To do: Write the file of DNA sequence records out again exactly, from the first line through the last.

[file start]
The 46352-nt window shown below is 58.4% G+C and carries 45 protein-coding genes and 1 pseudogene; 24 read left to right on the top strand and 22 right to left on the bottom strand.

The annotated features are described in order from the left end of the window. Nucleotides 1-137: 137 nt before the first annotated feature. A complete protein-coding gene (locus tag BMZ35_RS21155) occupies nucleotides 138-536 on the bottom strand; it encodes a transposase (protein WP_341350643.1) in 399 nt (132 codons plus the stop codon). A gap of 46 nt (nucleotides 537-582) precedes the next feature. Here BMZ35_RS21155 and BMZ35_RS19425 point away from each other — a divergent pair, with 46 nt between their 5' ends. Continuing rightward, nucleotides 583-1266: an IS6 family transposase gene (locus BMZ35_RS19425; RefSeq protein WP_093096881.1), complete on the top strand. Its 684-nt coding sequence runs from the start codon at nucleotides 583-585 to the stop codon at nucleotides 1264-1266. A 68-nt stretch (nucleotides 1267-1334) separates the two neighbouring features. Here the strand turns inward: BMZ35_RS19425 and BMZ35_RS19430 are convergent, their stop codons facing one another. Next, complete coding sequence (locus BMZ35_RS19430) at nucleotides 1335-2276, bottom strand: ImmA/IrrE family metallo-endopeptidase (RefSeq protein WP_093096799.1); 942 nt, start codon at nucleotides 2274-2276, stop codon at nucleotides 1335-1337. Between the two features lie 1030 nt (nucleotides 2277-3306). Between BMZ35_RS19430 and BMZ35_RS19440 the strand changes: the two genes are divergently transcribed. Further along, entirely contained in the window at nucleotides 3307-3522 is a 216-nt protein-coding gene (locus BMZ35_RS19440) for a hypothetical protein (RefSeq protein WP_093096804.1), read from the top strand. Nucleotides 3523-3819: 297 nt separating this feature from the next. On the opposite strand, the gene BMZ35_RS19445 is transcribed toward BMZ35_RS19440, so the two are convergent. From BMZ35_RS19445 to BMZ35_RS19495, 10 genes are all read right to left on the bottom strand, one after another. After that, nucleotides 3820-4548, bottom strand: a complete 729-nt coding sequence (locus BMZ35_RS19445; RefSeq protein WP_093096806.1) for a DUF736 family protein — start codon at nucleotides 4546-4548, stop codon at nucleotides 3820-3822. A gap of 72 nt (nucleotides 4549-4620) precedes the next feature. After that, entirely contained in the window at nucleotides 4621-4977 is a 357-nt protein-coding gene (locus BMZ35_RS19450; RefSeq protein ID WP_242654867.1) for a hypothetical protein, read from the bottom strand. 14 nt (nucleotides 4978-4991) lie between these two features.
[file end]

The 46352-nt window shown below is 58.4% G+C and carries 45 protein-coding genes and 1 pseudogene; 24 read left to right on the top strand and 22 right to left on the bottom strand.

The annotated features are described in order from the left end of the window. Nucleotides 1-137: 137 nt before the first annotated feature. A complete protein-coding gene (locus tag BMZ35_RS21155) occupies nucleotides 138-536 on the bottom strand; it encodes a transposase (protein WP_341350643.1) in 399 nt (132 codons plus the stop codon). A gap of 46 nt (nucleotides 537-582) precedes the next feature. Here BMZ35_RS21155 and BMZ35_RS19425 point away from each other — a divergent pair, with 46 nt between their 5' ends. Continuing rightward, nucleotides 583-1266: an IS6 family transposase gene (locus BMZ35_RS19425; RefSeq protein WP_093096881.1), complete on the top strand. Its 684-nt coding sequence runs from the start codon at nucleotides 583-585 to the stop codon at nucleotides 1264-1266. A 68-nt stretch (nucleotides 1267-1334) separates the two neighbouring features. Here the strand turns inward: BMZ35_RS19425 and BMZ35_RS19430 are convergent, their stop codons facing one another. Next, complete coding sequence (locus BMZ35_RS19430) at nucleotides 1335-2276, bottom strand: ImmA/IrrE family metallo-endopeptidase (RefSeq protein WP_093096799.1); 942 nt, start codon at nucleotides 2274-2276, stop codon at nucleotides 1335-1337. Between the two features lie 1030 nt (nucleotides 2277-3306). Between BMZ35_RS19430 and BMZ35_RS19440 the strand changes: the two genes are divergently transcribed. Further along, entirely contained in the window at nucleotides 3307-3522 is a 216-nt protein-coding gene (locus BMZ35_RS19440) for a hypothetical protein (RefSeq protein WP_093096804.1), read from the top strand. Nucleotides 3523-3819: 297 nt separating this feature from the next. On the opposite strand, the gene BMZ35_RS19445 is transcribed toward BMZ35_RS19440, so the two are convergent. From BMZ35_RS19445 to BMZ35_RS19495, 10 genes are all read right to left on the bottom strand, one after another. After that, nucleotides 3820-4548, bottom strand: a complete 729-nt coding sequence (locus BMZ35_RS19445; RefSeq protein WP_093096806.1) for a DUF736 family protein — start codon at nucleotides 4546-4548, stop codon at nucleotides 3820-3822. A gap of 72 nt (nucleotides 4549-4620) precedes the next feature. After that, entirely contained in the window at nucleotides 4621-4977 is a 357-nt protein-coding gene (locus BMZ35_RS19450; RefSeq protein ID WP_242654867.1) for a hypothetical protein, read from the bottom strand. 14 nt (nucleotides 4978-4991) lie between these two features.